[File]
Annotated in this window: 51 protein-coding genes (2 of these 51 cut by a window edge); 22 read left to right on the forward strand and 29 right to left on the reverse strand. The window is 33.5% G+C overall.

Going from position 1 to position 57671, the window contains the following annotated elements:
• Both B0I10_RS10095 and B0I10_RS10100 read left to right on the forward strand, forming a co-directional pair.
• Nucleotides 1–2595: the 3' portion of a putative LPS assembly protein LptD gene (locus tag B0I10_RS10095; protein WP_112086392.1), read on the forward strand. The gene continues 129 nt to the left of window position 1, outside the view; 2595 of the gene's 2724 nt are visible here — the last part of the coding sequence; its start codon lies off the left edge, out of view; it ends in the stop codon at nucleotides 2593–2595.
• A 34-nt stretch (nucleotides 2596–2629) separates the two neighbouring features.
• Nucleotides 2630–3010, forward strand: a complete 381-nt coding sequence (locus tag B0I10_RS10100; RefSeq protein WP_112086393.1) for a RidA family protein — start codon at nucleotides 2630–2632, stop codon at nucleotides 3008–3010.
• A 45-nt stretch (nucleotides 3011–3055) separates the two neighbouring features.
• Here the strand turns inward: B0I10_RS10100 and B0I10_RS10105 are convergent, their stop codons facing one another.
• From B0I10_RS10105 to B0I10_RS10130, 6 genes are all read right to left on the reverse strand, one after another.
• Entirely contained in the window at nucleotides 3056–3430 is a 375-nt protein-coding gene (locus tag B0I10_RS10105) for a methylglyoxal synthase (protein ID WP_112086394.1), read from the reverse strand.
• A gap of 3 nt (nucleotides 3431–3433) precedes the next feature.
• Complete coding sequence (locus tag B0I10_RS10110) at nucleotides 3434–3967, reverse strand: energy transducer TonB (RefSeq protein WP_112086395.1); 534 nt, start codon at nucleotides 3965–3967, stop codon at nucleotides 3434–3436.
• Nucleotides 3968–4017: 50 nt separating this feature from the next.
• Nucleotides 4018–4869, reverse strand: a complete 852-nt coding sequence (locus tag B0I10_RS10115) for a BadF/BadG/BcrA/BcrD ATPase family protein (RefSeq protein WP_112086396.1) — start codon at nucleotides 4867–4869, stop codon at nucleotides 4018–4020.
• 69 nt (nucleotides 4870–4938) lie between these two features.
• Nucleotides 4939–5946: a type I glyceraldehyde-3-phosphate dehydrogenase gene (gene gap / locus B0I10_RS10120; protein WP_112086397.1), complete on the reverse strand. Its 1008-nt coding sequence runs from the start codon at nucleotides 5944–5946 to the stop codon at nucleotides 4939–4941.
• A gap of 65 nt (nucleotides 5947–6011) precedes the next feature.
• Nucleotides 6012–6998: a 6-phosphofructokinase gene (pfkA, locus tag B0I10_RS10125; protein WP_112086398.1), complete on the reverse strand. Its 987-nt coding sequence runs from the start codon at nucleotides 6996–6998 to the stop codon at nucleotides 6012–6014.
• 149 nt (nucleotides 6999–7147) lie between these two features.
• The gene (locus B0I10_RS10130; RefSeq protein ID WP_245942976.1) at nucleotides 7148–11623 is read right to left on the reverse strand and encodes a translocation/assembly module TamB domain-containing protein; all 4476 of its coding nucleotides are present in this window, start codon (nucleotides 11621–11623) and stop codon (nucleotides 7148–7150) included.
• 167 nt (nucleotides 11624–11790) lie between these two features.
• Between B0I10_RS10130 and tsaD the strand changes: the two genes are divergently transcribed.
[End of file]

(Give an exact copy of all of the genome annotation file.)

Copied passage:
Annotated in this window: 51 protein-coding genes (2 of these 51 cut by a window edge); 22 read left to right on the forward strand and 29 right to left on the reverse strand. The window is 33.5% G+C overall.

Going from position 1 to position 57671, the window contains the following annotated elements:
• Both B0I10_RS10095 and B0I10_RS10100 read left to right on the forward strand, forming a co-directional pair.
• Nucleotides 1–2595: the 3' portion of a putative LPS assembly protein LptD gene (locus tag B0I10_RS10095; protein WP_112086392.1), read on the forward strand. The gene continues 129 nt to the left of window position 1, outside the view; 2595 of the gene's 2724 nt are visible here — the last part of the coding sequence; its start codon lies off the left edge, out of view; it ends in the stop codon at nucleotides 2593–2595.
• A 34-nt stretch (nucleotides 2596–2629) separates the two neighbouring features.
• Nucleotides 2630–3010, forward strand: a complete 381-nt coding sequence (locus tag B0I10_RS10100; RefSeq protein WP_112086393.1) for a RidA family protein — start codon at nucleotides 2630–2632, stop codon at nucleotides 3008–3010.
• A 45-nt stretch (nucleotides 3011–3055) separates the two neighbouring features.
• Here the strand turns inward: B0I10_RS10100 and B0I10_RS10105 are convergent, their stop codons facing one another.
• From B0I10_RS10105 to B0I10_RS10130, 6 genes are all read right to left on the reverse strand, one after another.
• Entirely contained in the window at nucleotides 3056–3430 is a 375-nt protein-coding gene (locus tag B0I10_RS10105) for a methylglyoxal synthase (protein ID WP_112086394.1), read from the reverse strand.
• A gap of 3 nt (nucleotides 3431–3433) precedes the next feature.
• Complete coding sequence (locus tag B0I10_RS10110) at nucleotides 3434–3967, reverse strand: energy transducer TonB (RefSeq protein WP_112086395.1); 534 nt, start codon at nucleotides 3965–3967, stop codon at nucleotides 3434–3436.
• Nucleotides 3968–4017: 50 nt separating this feature from the next.
• Nucleotides 4018–4869, reverse strand: a complete 852-nt coding sequence (locus tag B0I10_RS10115) for a BadF/BadG/BcrA/BcrD ATPase family protein (RefSeq protein WP_112086396.1) — start codon at nucleotides 4867–4869, stop codon at nucleotides 4018–4020.
• 69 nt (nucleotides 4870–4938) lie between these two features.
• Nucleotides 4939–5946: a type I glyceraldehyde-3-phosphate dehydrogenase gene (gene gap / locus B0I10_RS10120; protein WP_112086397.1), complete on the reverse strand. Its 1008-nt coding sequence runs from the start codon at nucleotides 5944–5946 to the stop codon at nucleotides 4939–4941.
• A gap of 65 nt (nucleotides 5947–6011) precedes the next feature.
• Nucleotides 6012–6998: a 6-phosphofructokinase gene (pfkA, locus tag B0I10_RS10125; protein WP_112086398.1), complete on the reverse strand. Its 987-nt coding sequence runs from the start codon at nucleotides 6996–6998 to the stop codon at nucleotides 6012–6014.
• 149 nt (nucleotides 6999–7147) lie between these two features.
• The gene (locus B0I10_RS10130; RefSeq protein ID WP_245942976.1) at nucleotides 7148–11623 is read right to left on the reverse strand and encodes a translocation/assembly module TamB domain-containing protein; all 4476 of its coding nucleotides are present in this window, start codon (nucleotides 11621–11623) and stop codon (nucleotides 7148–7150) included.
• 167 nt (nucleotides 11624–11790) lie between these two features.
• Between B0I10_RS10130 and tsaD the strand changes: the two genes are divergently transcribed.